Get More out of Your Scrap Yarn This Genius Russian Join Method
Have you ever wondered how to turn yarn scraps into full balls without wasting any material? Well, I love using the Russian join that allows you to join yarn without creating a knot. Not only does this technique create a strong and smooth join when you are working on a project, but it also allows you to use up all your yarn scraps and gauge swatches.
The Russian join is perfect for plied yarn that isn't very sticky. If the yarn is sticky a wet splice is probably a better and faster option.
The Russian Join
To do the Russian join, you thread the yarn through itself, creating a small loop through which you can thread the end of the yarn you want to join it to. I usually use a blunt needle for this, but sometimes it can be a bit fiddly to thread through the yarn. I like to scrunch up the yarn on the needle and then pull the end through the yarn. To ensure a strong join, I thread it through the yarn at least five centimeters. If you have a loop that's too big, you can pull on the tail before smoothing out the yarn completely.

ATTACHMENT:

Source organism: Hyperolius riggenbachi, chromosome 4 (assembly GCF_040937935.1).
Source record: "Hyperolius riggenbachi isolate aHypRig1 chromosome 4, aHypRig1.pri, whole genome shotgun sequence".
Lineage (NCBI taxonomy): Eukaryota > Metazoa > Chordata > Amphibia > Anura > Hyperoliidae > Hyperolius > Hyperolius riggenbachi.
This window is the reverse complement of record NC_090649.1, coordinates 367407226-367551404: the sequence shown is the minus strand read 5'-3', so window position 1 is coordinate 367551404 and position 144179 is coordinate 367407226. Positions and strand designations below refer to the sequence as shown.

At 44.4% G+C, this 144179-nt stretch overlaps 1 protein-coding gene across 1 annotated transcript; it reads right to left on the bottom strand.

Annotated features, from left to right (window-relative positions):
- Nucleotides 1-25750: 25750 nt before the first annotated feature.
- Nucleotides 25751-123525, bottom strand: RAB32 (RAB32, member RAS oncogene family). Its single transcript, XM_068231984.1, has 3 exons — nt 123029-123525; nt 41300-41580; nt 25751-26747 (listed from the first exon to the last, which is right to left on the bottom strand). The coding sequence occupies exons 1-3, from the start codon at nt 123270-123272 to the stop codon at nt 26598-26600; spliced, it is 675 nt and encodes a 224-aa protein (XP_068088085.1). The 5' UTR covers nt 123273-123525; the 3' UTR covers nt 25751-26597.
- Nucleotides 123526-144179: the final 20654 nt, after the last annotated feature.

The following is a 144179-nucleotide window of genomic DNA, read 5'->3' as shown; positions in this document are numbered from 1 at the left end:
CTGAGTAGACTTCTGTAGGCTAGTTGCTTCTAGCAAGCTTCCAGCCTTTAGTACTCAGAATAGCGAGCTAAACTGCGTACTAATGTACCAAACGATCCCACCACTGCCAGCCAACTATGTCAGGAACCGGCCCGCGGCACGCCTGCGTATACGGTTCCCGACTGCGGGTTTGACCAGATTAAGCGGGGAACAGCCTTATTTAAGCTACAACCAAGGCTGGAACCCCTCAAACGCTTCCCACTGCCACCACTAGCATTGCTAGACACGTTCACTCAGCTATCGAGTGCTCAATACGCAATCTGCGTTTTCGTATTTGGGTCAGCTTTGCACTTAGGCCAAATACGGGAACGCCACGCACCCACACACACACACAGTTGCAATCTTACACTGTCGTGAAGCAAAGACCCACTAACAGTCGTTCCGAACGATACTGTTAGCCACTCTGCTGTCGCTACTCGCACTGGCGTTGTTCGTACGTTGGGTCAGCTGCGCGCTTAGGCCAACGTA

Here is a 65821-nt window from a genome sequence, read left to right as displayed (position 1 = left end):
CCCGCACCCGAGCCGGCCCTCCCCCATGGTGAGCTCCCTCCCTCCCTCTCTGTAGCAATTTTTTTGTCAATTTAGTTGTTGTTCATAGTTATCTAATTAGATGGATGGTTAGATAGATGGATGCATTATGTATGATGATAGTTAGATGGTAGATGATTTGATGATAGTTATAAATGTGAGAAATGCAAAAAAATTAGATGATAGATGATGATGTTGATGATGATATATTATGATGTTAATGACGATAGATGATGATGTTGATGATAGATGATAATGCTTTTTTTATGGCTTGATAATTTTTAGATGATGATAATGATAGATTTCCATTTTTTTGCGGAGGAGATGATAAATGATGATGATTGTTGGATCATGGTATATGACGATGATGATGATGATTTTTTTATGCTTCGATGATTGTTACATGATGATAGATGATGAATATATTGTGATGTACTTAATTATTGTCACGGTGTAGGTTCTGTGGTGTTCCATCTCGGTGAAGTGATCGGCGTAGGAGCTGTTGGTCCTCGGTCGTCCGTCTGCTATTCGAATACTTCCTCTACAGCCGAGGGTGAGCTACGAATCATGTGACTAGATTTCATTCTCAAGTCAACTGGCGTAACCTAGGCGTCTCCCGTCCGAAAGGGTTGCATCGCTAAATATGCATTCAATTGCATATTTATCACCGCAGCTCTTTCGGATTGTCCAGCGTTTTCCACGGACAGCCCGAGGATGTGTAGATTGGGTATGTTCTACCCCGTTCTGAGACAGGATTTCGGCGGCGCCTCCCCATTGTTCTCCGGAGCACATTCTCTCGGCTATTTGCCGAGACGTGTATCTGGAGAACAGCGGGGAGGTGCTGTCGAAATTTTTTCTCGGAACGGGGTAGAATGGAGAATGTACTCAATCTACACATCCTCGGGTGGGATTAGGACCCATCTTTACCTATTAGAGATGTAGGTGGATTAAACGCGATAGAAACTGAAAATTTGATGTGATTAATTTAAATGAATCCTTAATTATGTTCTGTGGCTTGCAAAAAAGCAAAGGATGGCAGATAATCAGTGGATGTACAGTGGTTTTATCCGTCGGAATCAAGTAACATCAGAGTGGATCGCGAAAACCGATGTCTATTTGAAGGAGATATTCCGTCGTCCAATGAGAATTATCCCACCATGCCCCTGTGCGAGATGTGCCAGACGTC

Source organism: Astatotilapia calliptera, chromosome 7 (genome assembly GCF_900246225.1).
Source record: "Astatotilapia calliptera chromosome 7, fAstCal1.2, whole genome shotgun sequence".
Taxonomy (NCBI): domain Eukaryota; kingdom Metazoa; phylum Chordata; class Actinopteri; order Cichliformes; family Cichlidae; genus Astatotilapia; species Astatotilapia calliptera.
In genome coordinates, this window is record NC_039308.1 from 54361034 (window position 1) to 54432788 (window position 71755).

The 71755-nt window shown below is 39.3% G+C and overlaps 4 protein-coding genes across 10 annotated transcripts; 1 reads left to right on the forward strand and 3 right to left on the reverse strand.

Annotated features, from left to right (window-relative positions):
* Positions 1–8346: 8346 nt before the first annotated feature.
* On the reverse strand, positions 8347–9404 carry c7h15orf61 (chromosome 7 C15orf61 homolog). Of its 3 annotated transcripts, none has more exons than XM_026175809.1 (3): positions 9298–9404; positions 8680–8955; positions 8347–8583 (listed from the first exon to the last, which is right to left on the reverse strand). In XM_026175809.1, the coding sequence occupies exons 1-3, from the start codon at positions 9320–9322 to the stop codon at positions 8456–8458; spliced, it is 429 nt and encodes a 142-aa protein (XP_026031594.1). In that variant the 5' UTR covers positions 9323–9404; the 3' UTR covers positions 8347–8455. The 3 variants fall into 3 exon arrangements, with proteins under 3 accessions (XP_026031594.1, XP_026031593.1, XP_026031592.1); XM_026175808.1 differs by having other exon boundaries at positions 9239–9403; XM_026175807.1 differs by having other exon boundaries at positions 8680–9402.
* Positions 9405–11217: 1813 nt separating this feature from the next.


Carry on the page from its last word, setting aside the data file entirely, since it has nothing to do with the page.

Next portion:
For yarn that isn't very sticky, I like to thread it through at least five centimeters so that I can taper the ends by thinning out the plies. The extra length gives me some wiggle room and reassurance that it will be a strong join. If you think it looks too bulky, you can thin out some of the plies before smoothing out the crunched up yarn.
Revive Frogged Yarn
One of the swatches I had was made up of a lot of smaller pieces, and I joined them as I frogged. As you can see in the video, there were a lot of kinks in the yarn, but I was able to do the Russian join without much extra fuss.
After joining each piece, I wound them into a ball by hand, but I wasn't quite ready because of all the kinks in the yarn. So, I decided to use a swift to unwind everything and tie it together so that I could use a steam iron to relax the yarn. It looks so rewarding!
I did have to move up the ties because the seam didn't quite penetrate the wool underneath it. If you don't have a steam iron, I'm wondering if you could do the same over a pot of boiling and steamy water. Washing is another option, but I don't want to wait for it to dry.
I'm using a fancy Knit Pro swift and ball winder, but you can just as easily wind it by hand and use the back of a chair to unwind the yarn. It does take more time, but with a nice movie or podcast in the background, it can be an enjoyable process.
My cake is now ready for a scrappy blanket that I'm planning to knit in the future. I'm so happy with the result!